Joint Geometry

It is vital to recognise the importance of getting the joint geometry right in a bonded assembly, as an adhesive joint is extremely vulnerable to peel stress. For example, at flange points in a composite box section, rapid crack growth can occur through the adhesive joint under impact conditions and the tensile stress component in particular. Crack growth through a continuous bead of adhesive in a composite joint structure can lead to catastrophic failure in fatigue and impact conditions.

Careful attention to the joint design can mitigate the effects of rapid crack progression. The crack develops and propagates through the adhesive and tends to stop at the boundary. For the crack to continue, a new crack front must be created which requires additional energy. This sequence of crack initiation, propagation and arrest leads to higher resistance to run-away crack growth in composite materials. Advanced analysis undertaken by Engenuity can determine the size and spacing of adhesive beads to resist crack growth.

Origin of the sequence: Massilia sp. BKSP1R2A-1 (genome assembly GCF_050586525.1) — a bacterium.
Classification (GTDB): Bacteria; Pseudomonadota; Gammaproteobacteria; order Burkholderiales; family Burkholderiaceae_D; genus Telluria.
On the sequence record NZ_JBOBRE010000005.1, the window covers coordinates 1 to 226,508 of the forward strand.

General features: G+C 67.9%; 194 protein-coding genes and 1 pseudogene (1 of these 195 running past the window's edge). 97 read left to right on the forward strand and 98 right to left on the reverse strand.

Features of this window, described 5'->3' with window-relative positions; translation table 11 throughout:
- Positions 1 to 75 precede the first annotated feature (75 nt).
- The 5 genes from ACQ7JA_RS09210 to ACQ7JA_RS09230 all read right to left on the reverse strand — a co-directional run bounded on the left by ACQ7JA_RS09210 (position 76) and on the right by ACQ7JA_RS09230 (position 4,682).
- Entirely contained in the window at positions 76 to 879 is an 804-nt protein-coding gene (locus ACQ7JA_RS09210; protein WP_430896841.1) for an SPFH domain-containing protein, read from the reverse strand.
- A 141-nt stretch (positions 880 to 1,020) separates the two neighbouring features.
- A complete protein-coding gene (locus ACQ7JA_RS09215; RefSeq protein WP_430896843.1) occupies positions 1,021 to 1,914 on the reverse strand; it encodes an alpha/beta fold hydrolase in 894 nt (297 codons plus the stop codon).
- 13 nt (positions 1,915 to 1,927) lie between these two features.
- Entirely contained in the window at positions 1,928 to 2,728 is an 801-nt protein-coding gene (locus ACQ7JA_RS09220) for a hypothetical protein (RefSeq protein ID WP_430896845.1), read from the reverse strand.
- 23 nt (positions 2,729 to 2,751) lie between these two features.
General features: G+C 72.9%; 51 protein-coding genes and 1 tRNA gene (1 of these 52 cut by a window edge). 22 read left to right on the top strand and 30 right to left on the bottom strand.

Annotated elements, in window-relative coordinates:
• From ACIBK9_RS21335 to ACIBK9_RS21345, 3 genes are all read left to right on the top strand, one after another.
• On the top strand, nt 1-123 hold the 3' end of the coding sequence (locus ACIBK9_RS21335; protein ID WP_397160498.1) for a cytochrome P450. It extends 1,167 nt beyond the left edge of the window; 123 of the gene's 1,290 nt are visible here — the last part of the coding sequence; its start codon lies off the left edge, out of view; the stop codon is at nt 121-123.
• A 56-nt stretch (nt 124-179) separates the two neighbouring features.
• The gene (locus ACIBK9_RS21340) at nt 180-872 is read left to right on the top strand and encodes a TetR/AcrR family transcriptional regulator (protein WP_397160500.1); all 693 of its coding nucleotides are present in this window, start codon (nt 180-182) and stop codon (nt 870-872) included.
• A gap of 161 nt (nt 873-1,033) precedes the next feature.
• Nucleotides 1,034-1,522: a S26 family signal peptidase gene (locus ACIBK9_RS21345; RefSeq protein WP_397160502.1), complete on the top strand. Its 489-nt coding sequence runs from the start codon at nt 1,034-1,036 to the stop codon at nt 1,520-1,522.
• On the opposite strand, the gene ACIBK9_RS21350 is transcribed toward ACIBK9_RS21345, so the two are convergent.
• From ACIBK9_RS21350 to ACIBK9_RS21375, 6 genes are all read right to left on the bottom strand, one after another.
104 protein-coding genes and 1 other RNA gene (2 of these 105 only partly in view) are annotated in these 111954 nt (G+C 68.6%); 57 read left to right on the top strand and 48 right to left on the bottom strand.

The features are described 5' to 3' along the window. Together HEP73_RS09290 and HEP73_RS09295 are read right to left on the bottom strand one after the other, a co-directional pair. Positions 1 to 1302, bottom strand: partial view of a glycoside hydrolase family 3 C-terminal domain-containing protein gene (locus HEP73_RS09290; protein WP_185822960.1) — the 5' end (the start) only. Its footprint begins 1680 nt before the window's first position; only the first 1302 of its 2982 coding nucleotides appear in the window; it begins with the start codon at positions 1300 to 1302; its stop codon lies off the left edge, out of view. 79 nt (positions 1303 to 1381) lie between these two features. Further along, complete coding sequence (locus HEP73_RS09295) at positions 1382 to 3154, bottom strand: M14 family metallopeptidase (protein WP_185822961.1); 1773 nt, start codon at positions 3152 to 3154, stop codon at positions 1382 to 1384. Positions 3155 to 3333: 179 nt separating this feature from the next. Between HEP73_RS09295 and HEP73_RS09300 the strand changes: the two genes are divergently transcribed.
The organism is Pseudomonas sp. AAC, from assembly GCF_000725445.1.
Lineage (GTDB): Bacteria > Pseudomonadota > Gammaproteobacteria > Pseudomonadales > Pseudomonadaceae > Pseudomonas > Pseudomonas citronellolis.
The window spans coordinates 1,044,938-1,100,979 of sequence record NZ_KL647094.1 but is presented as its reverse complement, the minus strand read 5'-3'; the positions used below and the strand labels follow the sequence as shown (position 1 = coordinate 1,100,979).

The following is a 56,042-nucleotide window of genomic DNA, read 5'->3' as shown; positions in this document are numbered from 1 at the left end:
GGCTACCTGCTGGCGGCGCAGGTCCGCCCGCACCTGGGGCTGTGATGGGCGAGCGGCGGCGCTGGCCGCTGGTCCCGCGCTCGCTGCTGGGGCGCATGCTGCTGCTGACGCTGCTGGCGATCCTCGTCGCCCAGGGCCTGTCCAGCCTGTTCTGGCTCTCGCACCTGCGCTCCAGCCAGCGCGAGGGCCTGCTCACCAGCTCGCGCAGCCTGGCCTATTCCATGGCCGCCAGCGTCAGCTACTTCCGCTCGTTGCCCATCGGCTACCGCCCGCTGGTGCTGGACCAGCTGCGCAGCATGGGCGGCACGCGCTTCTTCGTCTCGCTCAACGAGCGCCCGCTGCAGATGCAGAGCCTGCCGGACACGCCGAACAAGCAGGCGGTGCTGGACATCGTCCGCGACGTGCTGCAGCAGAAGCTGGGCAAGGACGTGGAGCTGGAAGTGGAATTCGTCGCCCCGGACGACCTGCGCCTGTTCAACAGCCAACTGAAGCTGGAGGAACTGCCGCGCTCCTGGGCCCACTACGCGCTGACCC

Research is underway in many industries to determine and enhance the fracture toughness of adhesive bonds, working with a variety of substrates. The auto-industry is looking for improvement of composite joints in a future generation of plastic composites vehicles. The aerospace industry is also seeking to enhance the fracture toughness in repair patches for aircraft structures, in order to arrest development of fatigue cracks.

Engenuity is playing a vital role in analysing and determining the optimum solutions for bonded joints in a wide range of industry sectors. Finite element analysis is an important tool for determining the loading and performance properties in composite joints, in concert with other test programmes.